To set one’s schedule around fixed times—for prayers, for meals, for learning, etc.—does not only inject order into one’s life, but also meaning; and as such one gains an opportunity to sanctify those moments. The chaos of a week without order, of days without set times, is yet another manifestation of the secularization of society and the profanation of the sacred.
Halacha is the greatest chess game on earth. It is the Jewish game par excellence. For people who want to live a life of great meaning and depth, nothing is more demanding and torturous while simultaneously uplifting and mind-broadening. They love the rules because they are the way to freedom. Certainly chess is just a game, while Halacha, if properly understood and lived, deals with real life, deep religiosity, moral dilemmas, emotions, and intuitions far more significant in a person’s life than a chess game.
I love to go to Limmud, to listen and to teach. Limmud is a place where I am challenged; where I hear new things (including some utter nonsense); where I can fall in love with my fellow Jews, laugh and cry with them, and share my commitment to and struggles with Judaism.
In the next 50 years, we will see radical changes in the condition and nature of the Jewish people, as well as in Orthodox Judaism and Halacha. While during the last 2,000 years Halacha was “exile-orientated” and “defensive,” we are slowly growing out of this. The sources that until now were the basis for Halacha will have to be replaced by new Orthodox / Israeli “prophetic” Halacha. The first signs of this are already taking place.
However blasphemous this may sound, the Kohein Gadol was to be the original pope. Basically, the papacy is a Jewish function, tasked not with the mission of spreading the gospel, but rather promulgating monotheism, morality and the Torah, as far as it is applicable to the non-Jewish world.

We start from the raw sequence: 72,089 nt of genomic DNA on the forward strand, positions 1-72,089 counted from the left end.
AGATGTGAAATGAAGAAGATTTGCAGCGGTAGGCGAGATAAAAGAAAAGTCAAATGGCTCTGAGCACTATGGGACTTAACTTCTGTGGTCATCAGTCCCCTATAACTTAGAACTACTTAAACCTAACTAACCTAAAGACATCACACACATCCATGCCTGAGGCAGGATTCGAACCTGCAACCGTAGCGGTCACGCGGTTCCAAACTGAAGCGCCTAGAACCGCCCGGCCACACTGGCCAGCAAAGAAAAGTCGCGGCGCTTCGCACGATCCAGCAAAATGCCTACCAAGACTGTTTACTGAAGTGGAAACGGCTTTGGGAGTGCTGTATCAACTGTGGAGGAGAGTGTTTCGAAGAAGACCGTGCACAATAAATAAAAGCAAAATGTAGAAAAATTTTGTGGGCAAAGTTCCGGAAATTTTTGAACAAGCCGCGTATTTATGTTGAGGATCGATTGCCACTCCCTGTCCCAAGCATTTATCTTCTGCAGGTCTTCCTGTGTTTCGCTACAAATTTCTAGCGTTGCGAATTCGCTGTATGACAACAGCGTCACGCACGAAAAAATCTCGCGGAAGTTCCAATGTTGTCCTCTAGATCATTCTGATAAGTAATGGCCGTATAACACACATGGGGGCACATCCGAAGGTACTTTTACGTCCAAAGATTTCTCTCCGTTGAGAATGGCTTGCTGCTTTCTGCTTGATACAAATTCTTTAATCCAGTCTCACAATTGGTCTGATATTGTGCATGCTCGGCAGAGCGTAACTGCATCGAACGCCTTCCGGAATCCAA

It is because of my awareness that any religious belief can be justified that I have become so critical of mainstream Orthodox Judaism and skeptical about the way I promulgate my own Judaism, in the way I see it. Do I believe in it only because it’s something I have grown into and feel at home and comfortable with, or is there something more that makes my Judaism’s claim to truth stand out from all the others?
A flame grows or diminishes depending on the combustibility of the material it comes in contact with. So it is with human openness to the divine. Their receptivity to the divinity of Torah is proportionate to the condition of their soul.
While most people today believe that one should not burden children with obligations, but rather allow them to make their own choices, Judaism teaches us that giving a child the feeling that he has a moral task to fulfill is giving him the option to experience immense joy.
Natural beauty, art, and music exist to disturb our complacency. Their purpose is to awaken in us a sense of wonder. And while beauty, art, and music facilitate that wonder, the role of religion is to provide us with the means to respond to it.
It’s important to realize that nobody can inherit religion, not even from oneself. It has to be an ongoing discovery. I converted when I was 16, but over the years I’ve come to realize that to convert only once is almost meaningless.